Not everyone can say that they have actually turned their passion into their career. So, then, “not everyone” therefore includes Riki Kono Basmeleh, who clearly enjoys being the CEO of Omiyage inc Indonesia, a company founded by Riki and two friends, that specialises in souvenir confectionery. For its first project, Omiyage join hands with a popular Japanese cheesecake brand and opened its first local shop, DORÉ by LeTAO, in Plaza Indonesia.
Being half-Indonesian and half-Japanese also had a heavy influence on Riki’s decision to set up a confectionery company. The International Studies graduate from University of New South Wales always wanted to blend in the two cultures together and he turned his childhood dreams into reality with Omiyage.
Read more about what the young entrepreneur has to say about the industry, his company and his unique upbringing.
How was Omiyage formed?
The company’s inspiration came from my mixed background of being half-Indonesian and half-Japanese. I have always dreamed of creating a business that combines the cultures of these two countries. In search of this goal, I saw a great potential in the souvenir and gift business in Indonesia, and along the way I met my business partners, who interestingly shared the same background as I do. One partner is an Indonesian guy who produces TV show about Japan, while the other is a Japanese guy whose family owns a company that specialises in souvenir confectionery. Needless to say, the three of us have a deep understanding and network in both countries.
Why does Omiyage focus on souvenir confectionery? Where does the inspiration come from?
Since I was a kid, I’ve always been surrounded by incredible confectionery both for gifts and for souvenirs in Japan. By contrast, it was really hard to find good souvenir confectionery here in Indonesia, which I found funny since Indonesia has gift-giving culture. So after doing research with my business partners, we were inspired to start our own company.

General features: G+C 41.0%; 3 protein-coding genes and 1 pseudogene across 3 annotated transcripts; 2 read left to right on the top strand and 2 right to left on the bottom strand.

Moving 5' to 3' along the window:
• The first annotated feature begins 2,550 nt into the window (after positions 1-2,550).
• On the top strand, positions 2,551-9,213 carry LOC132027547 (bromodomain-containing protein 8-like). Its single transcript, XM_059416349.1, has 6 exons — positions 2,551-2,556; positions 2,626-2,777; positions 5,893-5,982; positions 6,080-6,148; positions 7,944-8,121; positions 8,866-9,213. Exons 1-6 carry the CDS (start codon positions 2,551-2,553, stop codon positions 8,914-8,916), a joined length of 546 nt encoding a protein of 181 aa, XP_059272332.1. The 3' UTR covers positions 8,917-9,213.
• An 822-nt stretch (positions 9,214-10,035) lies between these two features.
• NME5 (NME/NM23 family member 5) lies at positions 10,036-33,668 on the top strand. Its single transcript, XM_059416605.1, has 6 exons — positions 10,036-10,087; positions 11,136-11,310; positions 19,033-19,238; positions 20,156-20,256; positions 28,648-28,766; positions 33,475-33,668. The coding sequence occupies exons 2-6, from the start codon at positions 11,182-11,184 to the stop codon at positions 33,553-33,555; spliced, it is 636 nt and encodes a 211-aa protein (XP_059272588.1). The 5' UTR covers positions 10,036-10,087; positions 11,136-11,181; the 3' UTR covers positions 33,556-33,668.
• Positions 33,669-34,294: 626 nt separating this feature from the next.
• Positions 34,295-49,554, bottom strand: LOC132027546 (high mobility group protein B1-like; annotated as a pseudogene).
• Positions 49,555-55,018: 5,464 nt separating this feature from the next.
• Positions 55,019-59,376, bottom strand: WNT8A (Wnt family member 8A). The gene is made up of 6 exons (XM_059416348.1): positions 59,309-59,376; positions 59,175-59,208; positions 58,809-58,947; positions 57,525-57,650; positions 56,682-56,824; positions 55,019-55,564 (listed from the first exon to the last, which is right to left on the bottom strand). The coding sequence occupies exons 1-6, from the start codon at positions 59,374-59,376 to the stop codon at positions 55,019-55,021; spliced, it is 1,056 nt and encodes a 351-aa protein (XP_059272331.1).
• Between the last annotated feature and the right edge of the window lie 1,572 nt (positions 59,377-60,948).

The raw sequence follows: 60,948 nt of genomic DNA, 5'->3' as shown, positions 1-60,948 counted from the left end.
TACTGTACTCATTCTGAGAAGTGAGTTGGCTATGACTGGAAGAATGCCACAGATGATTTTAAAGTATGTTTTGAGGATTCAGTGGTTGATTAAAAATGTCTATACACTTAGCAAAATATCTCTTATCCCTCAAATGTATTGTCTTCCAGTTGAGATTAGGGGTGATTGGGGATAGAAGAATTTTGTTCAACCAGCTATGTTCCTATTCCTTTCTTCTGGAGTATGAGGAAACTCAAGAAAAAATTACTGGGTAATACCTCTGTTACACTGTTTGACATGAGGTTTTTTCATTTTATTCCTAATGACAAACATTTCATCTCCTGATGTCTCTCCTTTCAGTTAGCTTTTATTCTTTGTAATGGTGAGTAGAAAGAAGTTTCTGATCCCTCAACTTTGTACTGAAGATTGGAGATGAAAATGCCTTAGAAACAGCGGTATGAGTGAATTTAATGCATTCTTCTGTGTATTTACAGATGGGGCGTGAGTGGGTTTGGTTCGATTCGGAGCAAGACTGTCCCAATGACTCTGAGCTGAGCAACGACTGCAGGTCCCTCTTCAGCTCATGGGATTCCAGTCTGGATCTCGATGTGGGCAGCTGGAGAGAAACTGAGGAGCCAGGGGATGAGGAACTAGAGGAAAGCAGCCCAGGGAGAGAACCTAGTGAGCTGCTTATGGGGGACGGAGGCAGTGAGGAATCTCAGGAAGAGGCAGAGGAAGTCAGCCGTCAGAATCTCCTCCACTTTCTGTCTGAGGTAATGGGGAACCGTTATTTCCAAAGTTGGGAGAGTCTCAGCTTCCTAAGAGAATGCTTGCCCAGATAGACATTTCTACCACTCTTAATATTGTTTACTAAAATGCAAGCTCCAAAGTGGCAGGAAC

What are your thoughts on local confectionery? What can be improved?
We have tons of tasty treats in Indonesia, like traditional cookies and desserts such as nastar or klepon. But when it comes to product as a whole, it is not appealing enough—at least for me. It lacks a concept, story, branding and packaging. Hence, many of my overseas friends have never tried Indonesian confectionery because they don’t seem to be interested in it, which again is sad since we have plenty of it.
Can you share DORÉ’s marketing strategy? How will it compete with other cake shops?
We do not position DORÉ as a cake shop. Yes, we do serve cakes, but we focus more on gifts and take-away cakes. By doing this, we encourage people to share our products with their loved ones, which is also part of our company’s mission.
Also, working together with LeTAO from Japan has given us a unique marketing strategy. For example, one of the things we learned is to give out testers to potential customers. You seldom see Jakarta’s F&B business giving out testers, which is odd because I think it’s more fair for our customers to try what they buy. That’s why DORÉ is generous with its testers.
Omiyage’s aim is to promote Indonesian culture to the world. What are your plans to execute this?
We plan to create more products that are not necessarily Indonesian, but which are still related to Indonesia. I believe that promoting Indonesian culture doesn’t mean we have to focus on traditional products. I also would love to open shops in airports in big cities across Indonesia because that is where people buy souvenirs.
What are some of the biggest challenges in running Omiyage?
The biggest struggles are things that are out of our control, such as ordering supplies, because, so far, 90 per cent of time things do not go according to plan. We will face wrong orders and late deliveries, among other things. But I hate to make excuses, so we try to make things as efficient as possible.
What plans do you have for the future?
Our vision is to be the pioneer in the souvenir confectionery business in Indonesia. In a few years, I would love to see as many stores as possible carrying our products in both airports and train stations. We will also keep developing new products and opening shops around Jakarta and hopefully other cities. Meanwhile, we are also interested in tapping into any business related to our core business, such as ingredients and packaging.
Let’s talk about you. What made you interested in running your own business in the first place?
It was the gap between supply and demand in this country. I thought there were great opportunities to explore here.
Who is your biggest inspirations in life and why?
My father. I have seen him running our family business since I was a baby and he has been the biggest inspiration for me. Right now, my motivation and goals are to be as great as him.
What motto do you live by?
There is a quote in Japanese that roughly translates as “Work is play, play is work”. I never separate the two, because, for me, everything that is work-related is also enjoyable at the same time.
Where do you see yourself in five years?
Hopefully, I will be more involved in uniting Indonesia and Japan, either through business, diplomatic relations, or any other possible way.
Make sure to grab Indonesia Tatler's 2016 June issue where Riki did a retro photoshoot for us!
Another entrepreneur who has passion for the F&B industry: Close Up with Bogdan Vlase.